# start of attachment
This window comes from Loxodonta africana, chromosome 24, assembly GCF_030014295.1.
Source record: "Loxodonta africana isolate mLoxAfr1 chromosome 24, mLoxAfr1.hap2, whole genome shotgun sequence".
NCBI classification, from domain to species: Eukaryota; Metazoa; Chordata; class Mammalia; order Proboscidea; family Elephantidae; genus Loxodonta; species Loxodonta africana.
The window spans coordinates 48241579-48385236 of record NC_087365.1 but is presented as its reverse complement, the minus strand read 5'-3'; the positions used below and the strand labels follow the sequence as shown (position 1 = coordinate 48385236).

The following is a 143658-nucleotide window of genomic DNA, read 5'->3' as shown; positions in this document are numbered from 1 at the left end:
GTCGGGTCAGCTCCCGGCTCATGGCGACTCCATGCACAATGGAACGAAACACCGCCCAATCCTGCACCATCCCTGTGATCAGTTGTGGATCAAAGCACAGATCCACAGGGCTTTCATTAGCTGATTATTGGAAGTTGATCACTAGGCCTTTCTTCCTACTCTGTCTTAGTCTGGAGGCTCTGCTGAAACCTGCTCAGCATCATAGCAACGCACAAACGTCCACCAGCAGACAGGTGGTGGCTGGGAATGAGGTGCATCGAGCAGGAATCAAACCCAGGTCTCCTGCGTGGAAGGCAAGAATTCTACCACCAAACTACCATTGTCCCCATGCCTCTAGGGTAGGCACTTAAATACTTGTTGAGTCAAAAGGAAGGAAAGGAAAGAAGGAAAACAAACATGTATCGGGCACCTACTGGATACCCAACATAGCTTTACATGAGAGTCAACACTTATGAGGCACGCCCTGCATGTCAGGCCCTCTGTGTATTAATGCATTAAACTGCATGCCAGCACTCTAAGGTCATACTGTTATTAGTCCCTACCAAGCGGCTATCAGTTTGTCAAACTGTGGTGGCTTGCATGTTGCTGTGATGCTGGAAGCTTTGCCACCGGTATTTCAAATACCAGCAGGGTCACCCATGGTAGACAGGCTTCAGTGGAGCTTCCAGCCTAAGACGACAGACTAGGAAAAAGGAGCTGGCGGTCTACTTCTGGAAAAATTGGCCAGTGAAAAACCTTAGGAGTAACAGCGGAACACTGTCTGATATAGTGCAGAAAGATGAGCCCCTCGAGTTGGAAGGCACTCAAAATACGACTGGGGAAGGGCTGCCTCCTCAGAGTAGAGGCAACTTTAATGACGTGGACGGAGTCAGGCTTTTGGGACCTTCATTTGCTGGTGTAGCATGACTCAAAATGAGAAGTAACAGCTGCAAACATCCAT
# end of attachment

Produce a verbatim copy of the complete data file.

This window comes from Loxodonta africana, chromosome 24, assembly GCF_030014295.1.
Source record: "Loxodonta africana isolate mLoxAfr1 chromosome 24, mLoxAfr1.hap2, whole genome shotgun sequence".
NCBI classification, from domain to species: Eukaryota; Metazoa; Chordata; class Mammalia; order Proboscidea; family Elephantidae; genus Loxodonta; species Loxodonta africana.
The window spans coordinates 48241579-48385236 of record NC_087365.1 but is presented as its reverse complement, the minus strand read 5'-3'; the positions used below and the strand labels follow the sequence as shown (position 1 = coordinate 48385236).

The following is a 143658-nucleotide window of genomic DNA, read 5'->3' as shown; positions in this document are numbered from 1 at the left end:
GTCGGGTCAGCTCCCGGCTCATGGCGACTCCATGCACAATGGAACGAAACACCGCCCAATCCTGCACCATCCCTGTGATCAGTTGTGGATCAAAGCACAGATCCACAGGGCTTTCATTAGCTGATTATTGGAAGTTGATCACTAGGCCTTTCTTCCTACTCTGTCTTAGTCTGGAGGCTCTGCTGAAACCTGCTCAGCATCATAGCAACGCACAAACGTCCACCAGCAGACAGGTGGTGGCTGGGAATGAGGTGCATCGAGCAGGAATCAAACCCAGGTCTCCTGCGTGGAAGGCAAGAATTCTACCACCAAACTACCATTGTCCCCATGCCTCTAGGGTAGGCACTTAAATACTTGTTGAGTCAAAAGGAAGGAAAGGAAAGAAGGAAAACAAACATGTATCGGGCACCTACTGGATACCCAACATAGCTTTACATGAGAGTCAACACTTATGAGGCACGCCCTGCATGTCAGGCCCTCTGTGTATTAATGCATTAAACTGCATGCCAGCACTCTAAGGTCATACTGTTATTAGTCCCTACCAAGCGGCTATCAGTTTGTCAAACTGTGGTGGCTTGCATGTTGCTGTGATGCTGGAAGCTTTGCCACCGGTATTTCAAATACCAGCAGGGTCACCCATGGTAGACAGGCTTCAGTGGAGCTTCCAGCCTAAGACGACAGACTAGGAAAAAGGAGCTGGCGGTCTACTTCTGGAAAAATTGGCCAGTGAAAAACCTTAGGAGTAACAGCGGAACACTGTCTGATATAGTGCAGAAAGATGAGCCCCTCGAGTTGGAAGGCACTCAAAATACGACTGGGGAAGGGCTGCCTCCTCAGAGTAGAGGCAACTTTAATGACGTGGACGGAGTCAGGCTTTTGGGACCTTCATTTGCTGGTGTAGCATGACTCAAAATGAGAAGTAACAGCTGCAAACATCCAT